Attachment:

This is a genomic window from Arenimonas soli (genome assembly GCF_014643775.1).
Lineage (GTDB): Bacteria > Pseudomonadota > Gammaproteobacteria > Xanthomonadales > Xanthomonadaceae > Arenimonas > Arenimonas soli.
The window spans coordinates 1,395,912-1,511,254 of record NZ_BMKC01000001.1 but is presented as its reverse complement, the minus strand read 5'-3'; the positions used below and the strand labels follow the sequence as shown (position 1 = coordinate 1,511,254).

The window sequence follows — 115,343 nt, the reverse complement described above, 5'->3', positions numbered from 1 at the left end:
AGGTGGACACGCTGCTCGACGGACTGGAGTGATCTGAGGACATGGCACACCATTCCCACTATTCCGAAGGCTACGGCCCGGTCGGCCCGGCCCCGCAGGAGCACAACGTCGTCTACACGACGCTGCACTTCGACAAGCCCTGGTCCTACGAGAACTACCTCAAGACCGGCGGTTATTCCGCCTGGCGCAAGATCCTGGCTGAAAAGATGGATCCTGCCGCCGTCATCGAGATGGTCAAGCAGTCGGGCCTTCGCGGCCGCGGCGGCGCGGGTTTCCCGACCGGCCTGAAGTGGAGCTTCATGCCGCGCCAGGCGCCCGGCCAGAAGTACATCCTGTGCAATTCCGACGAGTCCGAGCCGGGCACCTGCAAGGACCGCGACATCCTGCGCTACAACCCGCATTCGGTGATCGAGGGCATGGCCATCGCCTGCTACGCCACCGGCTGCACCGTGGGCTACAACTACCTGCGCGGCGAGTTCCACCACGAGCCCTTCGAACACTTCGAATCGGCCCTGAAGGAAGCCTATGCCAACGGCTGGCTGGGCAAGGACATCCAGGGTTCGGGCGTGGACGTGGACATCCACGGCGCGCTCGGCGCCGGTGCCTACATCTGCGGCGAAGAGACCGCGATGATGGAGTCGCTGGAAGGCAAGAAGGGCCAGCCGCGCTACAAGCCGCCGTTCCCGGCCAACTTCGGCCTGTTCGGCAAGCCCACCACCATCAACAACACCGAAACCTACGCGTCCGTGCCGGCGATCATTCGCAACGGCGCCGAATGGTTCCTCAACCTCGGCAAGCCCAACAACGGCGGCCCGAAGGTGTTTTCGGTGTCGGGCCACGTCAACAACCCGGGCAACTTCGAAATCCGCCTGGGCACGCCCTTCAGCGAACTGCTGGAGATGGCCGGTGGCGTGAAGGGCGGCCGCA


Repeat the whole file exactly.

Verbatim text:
This is a genomic window from Arenimonas soli (genome assembly GCF_014643775.1).
Lineage (GTDB): Bacteria > Pseudomonadota > Gammaproteobacteria > Xanthomonadales > Xanthomonadaceae > Arenimonas > Arenimonas soli.
The window spans coordinates 1,395,912-1,511,254 of record NZ_BMKC01000001.1 but is presented as its reverse complement, the minus strand read 5'-3'; the positions used below and the strand labels follow the sequence as shown (position 1 = coordinate 1,511,254).

The window sequence follows — 115,343 nt, the reverse complement described above, 5'->3', positions numbered from 1 at the left end:
AGGTGGACACGCTGCTCGACGGACTGGAGTGATCTGAGGACATGGCACACCATTCCCACTATTCCGAAGGCTACGGCCCGGTCGGCCCGGCCCCGCAGGAGCACAACGTCGTCTACACGACGCTGCACTTCGACAAGCCCTGGTCCTACGAGAACTACCTCAAGACCGGCGGTTATTCCGCCTGGCGCAAGATCCTGGCTGAAAAGATGGATCCTGCCGCCGTCATCGAGATGGTCAAGCAGTCGGGCCTTCGCGGCCGCGGCGGCGCGGGTTTCCCGACCGGCCTGAAGTGGAGCTTCATGCCGCGCCAGGCGCCCGGCCAGAAGTACATCCTGTGCAATTCCGACGAGTCCGAGCCGGGCACCTGCAAGGACCGCGACATCCTGCGCTACAACCCGCATTCGGTGATCGAGGGCATGGCCATCGCCTGCTACGCCACCGGCTGCACCGTGGGCTACAACTACCTGCGCGGCGAGTTCCACCACGAGCCCTTCGAACACTTCGAATCGGCCCTGAAGGAAGCCTATGCCAACGGCTGGCTGGGCAAGGACATCCAGGGTTCGGGCGTGGACGTGGACATCCACGGCGCGCTCGGCGCCGGTGCCTACATCTGCGGCGAAGAGACCGCGATGATGGAGTCGCTGGAAGGCAAGAAGGGCCAGCCGCGCTACAAGCCGCCGTTCCCGGCCAACTTCGGCCTGTTCGGCAAGCCCACCACCATCAACAACACCGAAACCTACGCGTCCGTGCCGGCGATCATTCGCAACGGCGCCGAATGGTTCCTCAACCTCGGCAAGCCCAACAACGGCGGCCCGAAGGTGTTTTCGGTGTCGGGCCACGTCAACAACCCGGGCAACTTCGAAATCCGCCTGGGCACGCCCTTCAGCGAACTGCTGGAGATGGCCGGTGGCGTGAAGGGCGGCCGCA